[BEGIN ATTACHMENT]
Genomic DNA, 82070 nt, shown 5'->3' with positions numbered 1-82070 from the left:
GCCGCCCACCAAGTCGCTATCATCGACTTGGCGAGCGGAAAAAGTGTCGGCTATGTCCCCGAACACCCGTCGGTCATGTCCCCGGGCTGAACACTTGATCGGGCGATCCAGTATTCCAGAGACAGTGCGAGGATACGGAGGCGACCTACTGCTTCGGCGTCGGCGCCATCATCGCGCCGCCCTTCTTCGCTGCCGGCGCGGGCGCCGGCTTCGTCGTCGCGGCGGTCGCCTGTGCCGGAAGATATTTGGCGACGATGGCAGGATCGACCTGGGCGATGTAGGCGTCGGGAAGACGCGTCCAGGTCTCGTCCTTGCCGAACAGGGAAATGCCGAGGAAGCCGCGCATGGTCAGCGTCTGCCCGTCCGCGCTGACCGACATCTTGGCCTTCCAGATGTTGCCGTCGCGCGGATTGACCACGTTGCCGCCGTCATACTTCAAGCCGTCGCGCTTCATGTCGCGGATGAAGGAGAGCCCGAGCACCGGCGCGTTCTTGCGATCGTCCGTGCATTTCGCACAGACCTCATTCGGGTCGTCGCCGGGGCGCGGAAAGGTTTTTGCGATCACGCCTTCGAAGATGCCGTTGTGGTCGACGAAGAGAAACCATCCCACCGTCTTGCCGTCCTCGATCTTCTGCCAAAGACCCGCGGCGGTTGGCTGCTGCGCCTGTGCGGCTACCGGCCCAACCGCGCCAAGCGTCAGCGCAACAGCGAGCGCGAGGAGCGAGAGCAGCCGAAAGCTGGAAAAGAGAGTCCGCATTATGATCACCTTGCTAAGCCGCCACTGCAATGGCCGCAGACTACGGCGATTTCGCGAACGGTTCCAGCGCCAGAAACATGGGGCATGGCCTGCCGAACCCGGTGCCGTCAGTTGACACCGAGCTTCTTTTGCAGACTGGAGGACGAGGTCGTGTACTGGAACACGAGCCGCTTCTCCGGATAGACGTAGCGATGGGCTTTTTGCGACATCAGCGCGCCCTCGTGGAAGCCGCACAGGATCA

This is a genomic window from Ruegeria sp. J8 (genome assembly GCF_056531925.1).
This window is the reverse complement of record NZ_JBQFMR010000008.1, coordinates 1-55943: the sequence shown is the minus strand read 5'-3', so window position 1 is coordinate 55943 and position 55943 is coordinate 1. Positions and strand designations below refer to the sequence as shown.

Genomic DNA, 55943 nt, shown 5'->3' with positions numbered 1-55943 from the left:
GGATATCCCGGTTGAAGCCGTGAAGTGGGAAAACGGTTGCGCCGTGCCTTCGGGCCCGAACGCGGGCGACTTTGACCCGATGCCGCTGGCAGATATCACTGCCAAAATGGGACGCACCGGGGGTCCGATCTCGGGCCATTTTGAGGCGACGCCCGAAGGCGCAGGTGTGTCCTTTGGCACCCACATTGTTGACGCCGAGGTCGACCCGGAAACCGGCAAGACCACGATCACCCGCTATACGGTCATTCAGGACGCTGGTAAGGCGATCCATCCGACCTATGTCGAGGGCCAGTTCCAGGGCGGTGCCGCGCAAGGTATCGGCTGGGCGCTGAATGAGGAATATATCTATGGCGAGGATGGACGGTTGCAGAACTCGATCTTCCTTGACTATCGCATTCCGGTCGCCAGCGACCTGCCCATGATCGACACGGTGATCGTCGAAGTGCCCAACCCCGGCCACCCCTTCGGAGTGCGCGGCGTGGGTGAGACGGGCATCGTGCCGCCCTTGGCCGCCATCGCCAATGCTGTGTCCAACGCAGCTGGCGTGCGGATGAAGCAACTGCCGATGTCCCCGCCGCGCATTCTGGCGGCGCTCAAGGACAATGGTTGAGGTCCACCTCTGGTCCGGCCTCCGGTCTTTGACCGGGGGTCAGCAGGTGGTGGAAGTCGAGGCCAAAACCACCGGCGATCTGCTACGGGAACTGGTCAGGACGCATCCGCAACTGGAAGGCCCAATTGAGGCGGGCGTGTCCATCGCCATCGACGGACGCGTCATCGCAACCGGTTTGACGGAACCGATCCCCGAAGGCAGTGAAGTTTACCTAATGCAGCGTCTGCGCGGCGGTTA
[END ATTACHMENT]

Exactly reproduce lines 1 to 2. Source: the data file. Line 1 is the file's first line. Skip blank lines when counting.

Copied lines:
Genomic DNA, 82070 nt, shown 5'->3' with positions numbered 1-82070 from the left:
GCCGCCCACCAAGTCGCTATCATCGACTTGGCGAGCGGAAAAAGTGTCGGCTATGTCCCCGAACACCCGTCGGTCATGTCCCCGGGCTGAACACTTGATCGGGCGATCCAGTATTCCAGAGACAGTGCGAGGATACGGAGGCGACCTACTGCTTCGGCGTCGGCGCCATCATCGCGCCGCCCTTCTTCGCTGCCGGCGCGGGCGCCGGCTTCGTCGTCGCGGCGGTCGCCTGTGCCGGAAGATATTTGGCGACGATGGCAGGATCGACCTGGGCGATGTAGGCGTCGGGAAGACGCGTCCAGGTCTCGTCCTTGCCGAACAGGGAAATGCCGAGGAAGCCGCGCATGGTCAGCGTCTGCCCGTCCGCGCTGACCGACATCTTGGCCTTCCAGATGTTGCCGTCGCGCGGATTGACCACGTTGCCGCCGTCATACTTCAAGCCGTCGCGCTTCATGTCGCGGATGAAGGAGAGCCCGAGCACCGGCGCGTTCTTGCGATCGTCCGTGCATTTCGCACAGACCTCATTCGGGTCGTCGCCGGGGCGCGGAAAGGTTTTTGCGATCACGCCTTCGAAGATGCCGTTGTGGTCGACGAAGAGAAACCATCCCACCGTCTTGCCGTCCTCGATCTTCTGCCAAAGACCCGCGGCGGTTGGCTGCTGCGCCTGTGCGGCTACCGGCCCAACCGCGCCAAGCGTCAGCGCAACAGCGAGCGCGAGGAGCGAGAGCAGCCGAAAGCTGGAAAAGAGAGTCCGCATTATGATCACCTTGCTAAGCCGCCACTGCAATGGCCGCAGACTACGGCGATTTCGCGAACGGTTCCAGCGCCAGAAACATGGGGCATGGCCTGCCGAACCCGGTGCCGTCAGTTGACACCGAGCTTCTTTTGCAGACTGGAGGACGAGGTCGTGTACTGGAACACGAGCCGCTTCTCCGGATAGACGTAGCGATGGGCTTTTTGCGACATCAGCGCGCCCTCGTGGAAGCCGCACAGGATCA